Day 13: Connected VS Collaboration

Being connected is a key part of teaching. There are many partnerships involved. Admin, colleagues, students, and the school community (including parents). Ensuring that everyone is up to date can be a consuming process. Agendas, meetings, phone calls, e-mails, websites, and messaging systems can all contribute to this.

I would argue that I am a connected teacher. I am beginning to discover that I need to translate this connectedness into collaboration. Collaboration is all about communication and the process of developing an idea into action. Communication and being connected are two different things.

I felt that I was communicating with my parents of the class, until I realized I was just sending the information (connecting). It wasn’t until parents started providing feedback and we began collaborating together that I understood the importance of this difference. This naturally takes time and can be assisted by technology. Class Dojo is the application that I am finding most helpful for this tool.

I don’t use it for the points system but rather the instant messaging feature. It allows for quiet hours so that parents know I many not reply…although there is a rare time when I am not with my phone and don’t send a quick note back. This has strongly impacted my relationship with parents and built in a mechanism for collaboration.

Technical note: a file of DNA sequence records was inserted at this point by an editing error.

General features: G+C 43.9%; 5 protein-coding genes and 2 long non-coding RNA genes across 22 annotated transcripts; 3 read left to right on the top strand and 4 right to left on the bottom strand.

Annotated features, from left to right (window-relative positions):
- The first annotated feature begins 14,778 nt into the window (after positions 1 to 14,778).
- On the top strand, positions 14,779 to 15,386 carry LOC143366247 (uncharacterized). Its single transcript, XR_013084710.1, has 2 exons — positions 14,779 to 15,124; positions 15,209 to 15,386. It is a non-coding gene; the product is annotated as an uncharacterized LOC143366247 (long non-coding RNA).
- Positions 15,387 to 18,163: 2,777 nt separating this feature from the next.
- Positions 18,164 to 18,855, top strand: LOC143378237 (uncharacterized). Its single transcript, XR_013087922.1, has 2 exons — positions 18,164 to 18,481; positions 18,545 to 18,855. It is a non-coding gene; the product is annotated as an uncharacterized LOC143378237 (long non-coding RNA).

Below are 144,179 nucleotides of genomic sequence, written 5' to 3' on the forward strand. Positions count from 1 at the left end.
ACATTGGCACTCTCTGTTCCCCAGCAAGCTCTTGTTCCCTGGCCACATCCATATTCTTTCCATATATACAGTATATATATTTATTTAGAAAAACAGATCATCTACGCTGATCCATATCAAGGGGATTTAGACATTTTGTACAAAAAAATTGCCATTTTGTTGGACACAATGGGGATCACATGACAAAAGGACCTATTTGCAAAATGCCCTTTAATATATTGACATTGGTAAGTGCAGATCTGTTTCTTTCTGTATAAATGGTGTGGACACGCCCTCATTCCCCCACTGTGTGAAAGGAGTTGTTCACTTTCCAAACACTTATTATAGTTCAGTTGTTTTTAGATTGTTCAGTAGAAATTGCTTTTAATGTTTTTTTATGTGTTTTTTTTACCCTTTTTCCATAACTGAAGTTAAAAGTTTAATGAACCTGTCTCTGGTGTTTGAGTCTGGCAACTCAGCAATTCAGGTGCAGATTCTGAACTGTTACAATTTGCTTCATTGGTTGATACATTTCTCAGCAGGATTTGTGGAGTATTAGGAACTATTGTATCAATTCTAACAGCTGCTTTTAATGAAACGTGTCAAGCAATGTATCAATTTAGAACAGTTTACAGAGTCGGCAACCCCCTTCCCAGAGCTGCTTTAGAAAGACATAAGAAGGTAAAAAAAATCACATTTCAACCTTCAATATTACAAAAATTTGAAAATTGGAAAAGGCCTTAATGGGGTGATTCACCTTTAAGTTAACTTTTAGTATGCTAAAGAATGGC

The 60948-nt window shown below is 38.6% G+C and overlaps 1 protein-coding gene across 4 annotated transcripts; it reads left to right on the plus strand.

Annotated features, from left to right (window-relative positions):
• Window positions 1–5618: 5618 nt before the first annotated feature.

Collaboration can not be forced. Having an accessible communication tool for parents to be able to provide feedback almost instantly to specific parts of my programming begins a collaborative conversation. For those that argue that being this connected to parents can create more (necessary) work I say that is a personal choice and comfort level.

It should never be an expectation to be available 24/7, but transparency in the classroom along with collaboration helps facilitate a cyclical learning process that doesn’t stop at 3:30. I am not finished with this topic, and the word transparency has prompted me to think about how this connects to creativity in the classroom. More on that tomorrow. It’s Friday, and I’m entering quiet hours.


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